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Are French Bulldogs Good With Cats?

If you already have a cat and are adding a Frenchie to the family, it may cause a few sparks to fly.

It all depends on how you handle the introductions.

Yes, French Bulldogs are good with cats most of the time, and if yours isn’t then you can train him to be.

Having said this, however, doesn’t mean that French bulldogs and cats can never get along.

Introducing these two pets as babies makes it a lot easier for them to adjust to each other and become friends, if not bosom buddies.

With training, patience and loving intervention, French bulldogs can learn to have a congenial relationship with a feline pet in your household.

Do French Bulldogs Get Along with Cats?

Like people, dogs and cats have distinct temperaments and personalities.

If your French bulldog has an aggressive temperament or personality, it can be tricky to establish a friendship between your feline and canine companion.

If your Frenchie has a pretty laid back, affectionate personality, chances are it will get along great with a cat, if introductions are made wisely.

In general, French bulldogs are known for being mellow, friendly, loving pups.

french bulldog puppy with cat

That friendliness often extends to other animals, which could very well be your feline companion.

Frenchies especially enjoy being around people and aren’t avert to being held, kissed and coddled.

Cats, on the other hand, have the reputation for being independent and less tolerant of other animals, although some felines actually enjoy animal companionship.

Cats tend to be more wary of dogs as they instinctively view them as antagonists.

Depending on a cat’s personality, it may ignore, rebuff or accept the attempts of a Frenchie to make friends, as long as it doesn’t overstep its boundaries.

Like any relationship, the key to developing a friendship between a Frenchie and a cat is to develop that friendship from the ground up.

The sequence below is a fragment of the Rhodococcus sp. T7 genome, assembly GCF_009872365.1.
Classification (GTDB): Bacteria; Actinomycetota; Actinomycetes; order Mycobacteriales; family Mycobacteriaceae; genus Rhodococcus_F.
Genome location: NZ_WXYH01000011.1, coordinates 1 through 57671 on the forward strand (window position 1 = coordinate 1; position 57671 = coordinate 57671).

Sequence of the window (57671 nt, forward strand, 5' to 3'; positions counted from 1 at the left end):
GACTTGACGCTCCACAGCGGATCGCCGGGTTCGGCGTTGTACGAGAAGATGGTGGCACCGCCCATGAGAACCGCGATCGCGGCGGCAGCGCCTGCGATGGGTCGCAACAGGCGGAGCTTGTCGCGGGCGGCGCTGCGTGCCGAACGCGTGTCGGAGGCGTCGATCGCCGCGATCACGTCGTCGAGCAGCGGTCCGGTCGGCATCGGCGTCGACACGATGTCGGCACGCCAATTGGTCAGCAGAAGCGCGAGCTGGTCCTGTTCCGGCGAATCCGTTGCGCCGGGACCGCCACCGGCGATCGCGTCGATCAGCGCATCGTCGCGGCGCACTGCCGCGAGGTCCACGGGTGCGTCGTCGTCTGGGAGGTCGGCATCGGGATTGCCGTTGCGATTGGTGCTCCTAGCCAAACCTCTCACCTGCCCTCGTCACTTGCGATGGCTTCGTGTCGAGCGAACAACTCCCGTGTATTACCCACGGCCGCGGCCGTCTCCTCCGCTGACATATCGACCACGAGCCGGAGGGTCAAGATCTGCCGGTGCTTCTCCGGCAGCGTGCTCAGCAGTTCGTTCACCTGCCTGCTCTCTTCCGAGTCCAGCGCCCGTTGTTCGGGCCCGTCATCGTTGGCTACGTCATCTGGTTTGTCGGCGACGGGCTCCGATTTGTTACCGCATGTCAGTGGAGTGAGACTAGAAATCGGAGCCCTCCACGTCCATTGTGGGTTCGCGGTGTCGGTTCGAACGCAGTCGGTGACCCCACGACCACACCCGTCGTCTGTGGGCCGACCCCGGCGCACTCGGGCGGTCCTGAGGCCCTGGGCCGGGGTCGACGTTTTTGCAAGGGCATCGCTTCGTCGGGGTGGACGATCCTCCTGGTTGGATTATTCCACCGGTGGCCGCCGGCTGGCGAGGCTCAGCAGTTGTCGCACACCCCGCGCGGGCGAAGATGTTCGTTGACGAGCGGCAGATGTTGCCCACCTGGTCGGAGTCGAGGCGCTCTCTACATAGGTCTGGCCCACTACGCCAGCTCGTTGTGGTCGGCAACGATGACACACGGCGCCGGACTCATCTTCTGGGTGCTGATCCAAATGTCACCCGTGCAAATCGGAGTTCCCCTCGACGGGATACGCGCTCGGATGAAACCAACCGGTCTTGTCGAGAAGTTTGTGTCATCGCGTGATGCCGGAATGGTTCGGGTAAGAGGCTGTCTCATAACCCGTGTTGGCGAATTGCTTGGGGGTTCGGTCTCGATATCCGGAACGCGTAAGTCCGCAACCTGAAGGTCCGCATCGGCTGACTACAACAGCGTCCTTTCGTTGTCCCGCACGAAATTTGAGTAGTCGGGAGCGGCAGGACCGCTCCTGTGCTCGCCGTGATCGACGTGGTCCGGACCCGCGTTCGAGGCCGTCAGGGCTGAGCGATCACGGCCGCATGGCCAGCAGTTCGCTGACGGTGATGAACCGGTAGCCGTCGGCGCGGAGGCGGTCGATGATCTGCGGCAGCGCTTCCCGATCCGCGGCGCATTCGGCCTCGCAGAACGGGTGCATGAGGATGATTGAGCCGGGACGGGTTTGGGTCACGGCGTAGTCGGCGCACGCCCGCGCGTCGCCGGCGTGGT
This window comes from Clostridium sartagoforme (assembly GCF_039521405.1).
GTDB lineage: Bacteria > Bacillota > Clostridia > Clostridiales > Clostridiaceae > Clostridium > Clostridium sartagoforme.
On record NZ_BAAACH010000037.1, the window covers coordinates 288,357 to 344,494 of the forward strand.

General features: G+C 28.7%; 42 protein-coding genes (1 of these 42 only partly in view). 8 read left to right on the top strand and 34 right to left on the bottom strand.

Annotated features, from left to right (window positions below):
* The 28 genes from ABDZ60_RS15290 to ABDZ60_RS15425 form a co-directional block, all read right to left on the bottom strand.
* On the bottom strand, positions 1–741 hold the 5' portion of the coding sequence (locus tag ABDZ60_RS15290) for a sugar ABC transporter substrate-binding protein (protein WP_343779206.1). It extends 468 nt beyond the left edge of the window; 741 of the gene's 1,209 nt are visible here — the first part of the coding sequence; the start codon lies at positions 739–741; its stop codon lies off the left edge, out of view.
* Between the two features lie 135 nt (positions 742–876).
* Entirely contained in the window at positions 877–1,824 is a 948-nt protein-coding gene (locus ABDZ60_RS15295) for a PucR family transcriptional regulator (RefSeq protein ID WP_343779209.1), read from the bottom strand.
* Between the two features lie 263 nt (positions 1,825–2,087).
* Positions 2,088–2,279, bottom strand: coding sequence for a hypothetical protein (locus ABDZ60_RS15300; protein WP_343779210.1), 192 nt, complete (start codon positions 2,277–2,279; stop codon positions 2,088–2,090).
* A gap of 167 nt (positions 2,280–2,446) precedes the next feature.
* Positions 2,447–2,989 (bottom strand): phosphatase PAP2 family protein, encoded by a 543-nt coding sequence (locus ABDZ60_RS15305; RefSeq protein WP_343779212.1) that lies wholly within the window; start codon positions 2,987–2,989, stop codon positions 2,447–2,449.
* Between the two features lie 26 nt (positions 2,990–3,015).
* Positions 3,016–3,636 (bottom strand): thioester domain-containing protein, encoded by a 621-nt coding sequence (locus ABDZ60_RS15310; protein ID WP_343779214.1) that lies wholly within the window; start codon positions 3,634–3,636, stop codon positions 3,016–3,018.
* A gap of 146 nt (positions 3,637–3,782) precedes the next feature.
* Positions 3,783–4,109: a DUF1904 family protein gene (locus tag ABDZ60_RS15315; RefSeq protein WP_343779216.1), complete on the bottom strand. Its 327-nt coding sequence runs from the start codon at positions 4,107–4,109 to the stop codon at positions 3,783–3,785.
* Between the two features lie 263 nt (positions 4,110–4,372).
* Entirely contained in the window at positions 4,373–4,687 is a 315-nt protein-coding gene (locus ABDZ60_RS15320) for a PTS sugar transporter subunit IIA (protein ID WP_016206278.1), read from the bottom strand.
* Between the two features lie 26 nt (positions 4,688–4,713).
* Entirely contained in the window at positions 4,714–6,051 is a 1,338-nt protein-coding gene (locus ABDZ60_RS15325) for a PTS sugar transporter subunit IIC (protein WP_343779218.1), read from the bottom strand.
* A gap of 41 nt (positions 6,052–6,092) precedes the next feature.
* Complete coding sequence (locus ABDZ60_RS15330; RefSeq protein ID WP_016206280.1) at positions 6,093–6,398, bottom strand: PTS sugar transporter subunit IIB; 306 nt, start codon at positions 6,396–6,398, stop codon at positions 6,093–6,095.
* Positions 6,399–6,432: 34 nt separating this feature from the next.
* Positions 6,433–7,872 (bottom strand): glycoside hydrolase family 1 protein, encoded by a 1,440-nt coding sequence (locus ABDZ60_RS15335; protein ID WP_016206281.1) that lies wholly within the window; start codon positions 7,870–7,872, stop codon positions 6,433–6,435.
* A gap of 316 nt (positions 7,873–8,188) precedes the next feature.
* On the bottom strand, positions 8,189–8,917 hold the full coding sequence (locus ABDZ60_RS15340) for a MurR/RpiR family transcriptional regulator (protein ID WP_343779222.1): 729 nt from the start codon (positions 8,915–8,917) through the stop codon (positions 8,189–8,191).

The younger your pets, the easier it is for them to accept each other and learn to get along.

If you have a cat in the home and are considering bringing a Frenchie home, look for a pup with a similar personality as your cat to make it easier for the two to socialize.

The same goes for bringing a new cat into the household.

Trying to match an aggressive, dominant pet with a docile one could produce disastrous results.

How to Introduce a French Bulldog to a Cat

Contrary to what people may think, dogs and cats aren’t “natural enemies.”

Animals have distinctive personalities and traits that come into play when developing social habits, making it possible for them to become friends under the right circumstances.

It may take time and training for a Frenchie and cat to feel comfortable together, but it’s not impossible.

They may even become the best of friends as the years go by.

Friendship, however, isn’t something you can force upon your pets – it has to come more naturally. 

Ideally, it’s best to introduce a Frenchie to a cat when they’re both young.

If that’s not possible, then at least make sure that both of your pets are properly socialized before getting them together.

It’s easier for pets with socialization skills to develop friendships, especially when they’re from different species.

If a French bulldog and cat have spent time with other animals such as siblings or other pets, they’re more likely to accept one another as friends in the same household. 

Here are some steps to follow when introducing a French bulldog to a cat:

Keep Pets Separate

Keep your pets apart for several days after bringing your new pet home to avoid altercations from the start.

Your pets can take turns being in their crates and roaming the house, so they can get accustomed to each other’s scents before putting them together.

Arrange “meets” between your pets while they’re in their respective crates so they can get used to seeing each other.

Keep these meets short and sweet – just a few minutes twice a day for starters.